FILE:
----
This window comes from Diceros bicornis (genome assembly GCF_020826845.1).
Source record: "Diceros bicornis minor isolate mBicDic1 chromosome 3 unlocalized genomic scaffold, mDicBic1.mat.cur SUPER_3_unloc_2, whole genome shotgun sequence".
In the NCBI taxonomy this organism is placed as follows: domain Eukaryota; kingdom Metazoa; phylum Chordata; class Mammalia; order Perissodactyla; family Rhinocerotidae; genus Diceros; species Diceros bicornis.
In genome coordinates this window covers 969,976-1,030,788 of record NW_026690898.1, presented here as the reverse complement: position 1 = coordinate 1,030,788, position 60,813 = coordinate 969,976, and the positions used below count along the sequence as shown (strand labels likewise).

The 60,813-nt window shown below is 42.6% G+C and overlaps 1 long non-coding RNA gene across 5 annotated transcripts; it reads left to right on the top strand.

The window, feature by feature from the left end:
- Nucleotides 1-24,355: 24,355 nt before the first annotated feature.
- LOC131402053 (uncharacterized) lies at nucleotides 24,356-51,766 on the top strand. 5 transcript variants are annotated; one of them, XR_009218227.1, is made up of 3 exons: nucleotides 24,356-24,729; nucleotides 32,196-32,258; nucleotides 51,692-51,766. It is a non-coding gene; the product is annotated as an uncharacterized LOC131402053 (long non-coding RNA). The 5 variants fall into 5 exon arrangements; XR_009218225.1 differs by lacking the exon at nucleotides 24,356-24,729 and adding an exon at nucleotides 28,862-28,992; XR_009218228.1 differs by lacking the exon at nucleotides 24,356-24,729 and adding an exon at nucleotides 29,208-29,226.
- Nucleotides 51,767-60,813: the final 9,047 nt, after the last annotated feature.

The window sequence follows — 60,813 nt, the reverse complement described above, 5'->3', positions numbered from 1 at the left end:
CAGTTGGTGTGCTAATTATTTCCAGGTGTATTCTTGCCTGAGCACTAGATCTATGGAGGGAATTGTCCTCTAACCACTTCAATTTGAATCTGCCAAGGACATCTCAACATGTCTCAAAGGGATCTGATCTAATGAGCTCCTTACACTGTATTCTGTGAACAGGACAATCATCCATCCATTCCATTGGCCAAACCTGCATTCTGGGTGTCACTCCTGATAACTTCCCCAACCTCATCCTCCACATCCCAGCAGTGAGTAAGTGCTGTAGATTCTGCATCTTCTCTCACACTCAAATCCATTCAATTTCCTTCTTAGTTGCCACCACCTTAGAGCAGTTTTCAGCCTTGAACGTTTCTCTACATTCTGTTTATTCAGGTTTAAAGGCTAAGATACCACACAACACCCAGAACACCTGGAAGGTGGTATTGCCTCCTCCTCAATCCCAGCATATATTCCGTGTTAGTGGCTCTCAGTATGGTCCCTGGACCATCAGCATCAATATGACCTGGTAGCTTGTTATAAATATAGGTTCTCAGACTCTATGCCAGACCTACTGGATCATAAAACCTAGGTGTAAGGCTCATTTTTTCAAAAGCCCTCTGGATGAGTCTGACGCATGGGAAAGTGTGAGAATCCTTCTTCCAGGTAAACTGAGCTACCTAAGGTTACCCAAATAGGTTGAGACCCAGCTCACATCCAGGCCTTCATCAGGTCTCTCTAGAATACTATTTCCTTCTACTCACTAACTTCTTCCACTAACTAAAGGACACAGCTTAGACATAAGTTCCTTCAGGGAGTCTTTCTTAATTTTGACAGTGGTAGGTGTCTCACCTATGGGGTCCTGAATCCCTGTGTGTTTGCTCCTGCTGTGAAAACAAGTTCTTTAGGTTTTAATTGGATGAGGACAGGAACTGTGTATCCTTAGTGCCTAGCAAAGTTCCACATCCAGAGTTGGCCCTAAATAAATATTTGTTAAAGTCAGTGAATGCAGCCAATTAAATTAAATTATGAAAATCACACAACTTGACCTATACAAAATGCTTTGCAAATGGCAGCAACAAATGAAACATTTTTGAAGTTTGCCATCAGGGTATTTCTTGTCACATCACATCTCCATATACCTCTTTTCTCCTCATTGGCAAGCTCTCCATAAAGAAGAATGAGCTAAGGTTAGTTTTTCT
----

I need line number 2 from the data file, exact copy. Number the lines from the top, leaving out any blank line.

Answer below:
Source record: "Diceros bicornis minor isolate mBicDic1 chromosome 3 unlocalized genomic scaffold, mDicBic1.mat.cur SUPER_3_unloc_2, whole genome shotgun sequence".